George farms in partnership with his parents growing approximately 1,200 acres of crops (wheat, beans, barley, oilseed rape, peas and linseed, and an ongoing trial of buckwheat and lentils).
The farm is zero till, which means the fields are never ploughed and the soil never disturbed. This is increasingly common on arable farms; the aim being to improve soil health and store carbon in the ground.
George does not use insecticides on his crops and has significantly reduced his use of fungicides and fertilisers. He continues to use glyphosate and slug pellets.
George buys store cattle to graze a further 150 acres. He recently planted a ‘herbal ley’ (a mixture of herbs, grasses and clovers for livestock to forage on). If the cattle fatten well on it, he would like to set up his own dedicated beef herd.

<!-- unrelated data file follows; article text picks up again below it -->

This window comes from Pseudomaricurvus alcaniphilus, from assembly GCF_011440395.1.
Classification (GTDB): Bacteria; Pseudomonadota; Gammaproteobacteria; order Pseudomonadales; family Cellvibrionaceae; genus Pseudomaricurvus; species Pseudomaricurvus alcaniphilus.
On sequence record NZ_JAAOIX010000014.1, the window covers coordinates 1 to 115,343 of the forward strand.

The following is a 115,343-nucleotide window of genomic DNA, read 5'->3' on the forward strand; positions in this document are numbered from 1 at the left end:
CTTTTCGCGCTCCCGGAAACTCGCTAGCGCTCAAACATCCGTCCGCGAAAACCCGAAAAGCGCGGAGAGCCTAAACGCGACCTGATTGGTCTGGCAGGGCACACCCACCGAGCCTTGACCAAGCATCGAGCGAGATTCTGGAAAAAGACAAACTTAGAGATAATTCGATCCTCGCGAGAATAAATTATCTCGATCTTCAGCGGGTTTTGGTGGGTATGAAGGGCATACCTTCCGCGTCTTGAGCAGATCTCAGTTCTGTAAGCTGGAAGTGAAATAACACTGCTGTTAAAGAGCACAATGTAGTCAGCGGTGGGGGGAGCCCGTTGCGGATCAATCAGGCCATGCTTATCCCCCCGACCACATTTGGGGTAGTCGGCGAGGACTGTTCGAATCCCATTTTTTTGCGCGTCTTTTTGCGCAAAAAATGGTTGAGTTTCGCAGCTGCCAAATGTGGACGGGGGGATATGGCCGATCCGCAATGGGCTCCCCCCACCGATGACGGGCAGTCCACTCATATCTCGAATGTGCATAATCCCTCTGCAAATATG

He is also trialling sheep this autumn for the first time in more than 50 years on the farm. Reintroducing livestock to arable areas, which have only grown crops for many years, is a massive cultural shift in agriculture and still very unusual. Gradually more farmers, particularly the younger generation, are taking the plunge; believing it promotes soil health, works as part of their crop rotation and improves crop yields.
Member of the NFU and chairman of the South Essex branch from 2015 to 2017. Current unpaid member of the NFU Crops Board.
Previous media experience
BBC Radio One (talking about the drought in 2017), First Dates Hotel (Series 3)